In fact, airbursts are probably an underestimated danger, in the sense that we only recently realized that such events happen ith a fairly high frequency — yet they leave basically no traces after as short as 100 years after the burst.

Lucy McFadden is a professor of astronomy at the University of Maryland in College Park, Maryland.
Lucy McFadden
Lucy McFadden

On a hot summer's day in a Mid-Atlantic state of the U.S., it's hard to anticipate a natural disaster of any kind, much less one from outer space. Yet that's exactly what happened 100 years ago today.

It's a certainty that objects like Tunguska will collide with Earth in the future. Unfortunately, we can't predict when and with what magnitude these collisions occur.
Modern upper-atmospheric surveillance finds that airbursts from incoming fragments of near-Earth objects occur roughly once a year. Bigger blasts are far less frequent statistically, but they're unpredictable.

What can we do, knowing that such an event can happen again? The best offense is a good defense, so the first things to do are to monitor the number and nature of hazardous objects, and to track the orbital evolution of NEOs hundreds of years into the future to identify those that might collide with Earth. That's what NASA is doing in its Near Earth Object program. Also, from time to time the U.S. Congress holds hearings on the impact threat and calls on scientists to issue reports of the risk.

On a hot summer's day, it is possible to think about and plan for possible hazardous impacts in the future. Let's keep our heads and continue to assess our plans and policy. Hopefully, our deliberate and thoughtfully designed programs will allow us to detect any hazardous incoming body and take preventative action.

Clark Chapman is a senior scientist at the Southwest Research Institute in Boulder, Colorado.
SwRI Boulder
Clark Chapman

Tunguska happened long ago, in a remote spot, so we only know crudely what happened. It was surely the largest cosmic impact our planet endured in "modern" times. Estimates that it was a 10- or 20-megaton explosion imply an object of a size that we now realize collides with Earth only every couple thousand years or so.

So, despite being "statistics-of-one," it's suspicious that it happened as recently as a century ago. A way to reconcile this discrepancy is if Mark Boslough's computer simulations correctly predict that the damage resulted from a smaller explosion, perhaps equivalent to only 3 megatons. Thus Tunguska's message may be that smaller bodies, which impact Earth much more frequently than large ones, can be much more damaging than previously thought.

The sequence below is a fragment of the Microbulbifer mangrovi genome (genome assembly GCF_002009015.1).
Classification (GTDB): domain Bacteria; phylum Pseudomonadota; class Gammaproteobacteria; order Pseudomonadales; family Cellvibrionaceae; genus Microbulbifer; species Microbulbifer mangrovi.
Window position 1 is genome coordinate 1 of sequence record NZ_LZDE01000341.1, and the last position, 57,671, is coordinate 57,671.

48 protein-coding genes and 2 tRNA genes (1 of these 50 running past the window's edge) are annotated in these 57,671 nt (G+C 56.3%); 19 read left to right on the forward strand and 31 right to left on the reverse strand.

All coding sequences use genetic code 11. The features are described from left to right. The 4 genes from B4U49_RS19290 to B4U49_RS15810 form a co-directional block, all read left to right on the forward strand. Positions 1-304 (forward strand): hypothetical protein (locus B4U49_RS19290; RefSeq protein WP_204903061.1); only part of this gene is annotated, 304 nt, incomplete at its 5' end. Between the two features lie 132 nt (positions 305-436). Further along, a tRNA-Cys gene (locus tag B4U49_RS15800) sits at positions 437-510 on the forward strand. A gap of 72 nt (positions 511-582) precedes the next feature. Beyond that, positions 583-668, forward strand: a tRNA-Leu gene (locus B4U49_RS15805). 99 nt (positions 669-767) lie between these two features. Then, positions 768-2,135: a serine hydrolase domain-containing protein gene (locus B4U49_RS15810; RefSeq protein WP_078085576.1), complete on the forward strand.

We have discovered only a tiny percentage of objects that could create future Tunguskas — but within a couple of decades, new telescopic searches may reveal 100,000 of them! However, because we'll have uncertainties about their orbital paths, we will often be unable to rule out possible future impacts.

Consequently, public entities will be forced to assume responsibilities for assessing the impact risks and for any required mitigation measures, like evacuation of ground zero or diversion of the threatening NEA.

Sooner or later there will be another Tunguska. But long before one actually hits, many threats of such a strike will come and go: Tunguska-size discoveries that either narrowly miss Earth or that temporarily have scary chances of striking us until their orbits are pinned down.

Rusty Schweickart is a former Apollo astronaut and chairman of the Board of Directors of the B612 Foundation in Houston, Texas.
Rusty Schweickart
Rusty Schweickart

Tunguska is a great reminder of what we will likely have to deal with in the
next 10 years or so. We now know statistically that there are some 600,000
or more "Tunguskas" out there of which we have to date discovered less than
1%! While for those of us who have been working this issue it is clear that
we can deflect such impact threats … the primary prerequisite is that we
know one is coming! We can't protect ourselves against something we don't
know about.

So the primary "message" of Tunguska is that it happened, it will happen again, and we can prevent it. but we have to find and track these smaller NEOs. Congress has spoken. They've told NASA to crank up a more powerful search program. NASA, however, has refused to act — or even to comply with Congress's request to recommend a search strategy and to estimate the budget needed to support it.

Their excuse? They don't have the budget to support it!

Thanks, NASA.